We know that Paul was constantly accosted by Judaizers, who came to spy out his light in Jesus Christ. It is also known that both the government and the religious leaders of the day would specially train and disguise agents to invade the Church. Using tactics similar to those used by the more recent Soviet KGB, these agents of biblical times would be so well camouflaged that they sounded like believers, looked like believers, and were often perceived to be true brethren in Christ. But in reality, these individuals were imposters who had been sent to discover the location of church meetings. They would inform the local authorities of the location; then the next time the church met, the police would arrest those who had gathered for worship.
Whoever these “false brethren” were, Paul said they were perilous to him. They created a situation that was extremely dangerous and highly volatile.
You can imagine how this situation could have driven Paul into a pattern of fear and suspicion. Paul knew that pretenders were out there, constantly trying to secretly hurt him and those he loved. But instead of becoming suspicious of everyone he met, Paul relied on the Holy Spirit to give him clear discernment so he could recognize who was real and who was not. In the example given in Galatians 2:4 and 5, Paul was able to recognize the deceptive motives of the false brethren and therefore didn’t even give them a single hour of his time.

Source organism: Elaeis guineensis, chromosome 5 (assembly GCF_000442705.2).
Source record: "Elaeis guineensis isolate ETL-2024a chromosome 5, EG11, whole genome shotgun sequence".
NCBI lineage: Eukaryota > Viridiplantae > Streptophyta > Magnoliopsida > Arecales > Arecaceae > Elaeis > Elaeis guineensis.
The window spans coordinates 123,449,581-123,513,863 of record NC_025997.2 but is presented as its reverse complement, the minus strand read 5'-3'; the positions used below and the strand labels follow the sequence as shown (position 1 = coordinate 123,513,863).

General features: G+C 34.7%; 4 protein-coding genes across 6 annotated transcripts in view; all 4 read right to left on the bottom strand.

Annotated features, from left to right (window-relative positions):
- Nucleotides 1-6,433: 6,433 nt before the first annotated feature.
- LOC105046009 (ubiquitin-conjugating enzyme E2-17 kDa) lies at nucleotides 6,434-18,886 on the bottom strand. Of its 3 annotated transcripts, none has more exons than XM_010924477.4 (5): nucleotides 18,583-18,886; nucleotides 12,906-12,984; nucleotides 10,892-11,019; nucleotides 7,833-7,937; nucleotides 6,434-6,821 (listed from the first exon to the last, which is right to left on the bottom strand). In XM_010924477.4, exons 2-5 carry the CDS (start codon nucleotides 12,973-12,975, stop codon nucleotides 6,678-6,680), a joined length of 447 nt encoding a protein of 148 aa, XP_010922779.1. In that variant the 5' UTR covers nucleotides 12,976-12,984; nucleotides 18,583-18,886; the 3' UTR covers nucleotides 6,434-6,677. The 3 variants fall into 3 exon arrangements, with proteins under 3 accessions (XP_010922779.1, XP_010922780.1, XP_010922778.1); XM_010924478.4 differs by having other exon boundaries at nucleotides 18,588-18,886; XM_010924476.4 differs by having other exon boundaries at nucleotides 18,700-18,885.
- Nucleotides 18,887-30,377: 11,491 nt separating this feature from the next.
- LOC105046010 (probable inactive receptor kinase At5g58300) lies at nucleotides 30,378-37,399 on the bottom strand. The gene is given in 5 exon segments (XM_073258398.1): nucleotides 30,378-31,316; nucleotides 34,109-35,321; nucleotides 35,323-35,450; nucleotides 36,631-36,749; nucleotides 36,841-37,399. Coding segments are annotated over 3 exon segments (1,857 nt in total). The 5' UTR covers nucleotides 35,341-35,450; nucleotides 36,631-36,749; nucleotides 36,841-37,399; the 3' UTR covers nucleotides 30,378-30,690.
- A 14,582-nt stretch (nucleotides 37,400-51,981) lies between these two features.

Living in these types of stressful circumstances, Paul had a choice. He could either back up into insecurity, or he could take hold of the Holy Spirit’s help and press forward toward his goal.
Paul chose the latter. He refused to let these “false brethren” become a stumbling block in his life and ministry. He didn’t stop entering into new relationships just because some of the individuals he met might turn out to be “pretend brothers.” Instead, he trusted the Holy Spirit to help him make right choices. This impasse didn’t stop him from continuing to work closely with people, nor did it stop him from establishing the Church in various locations.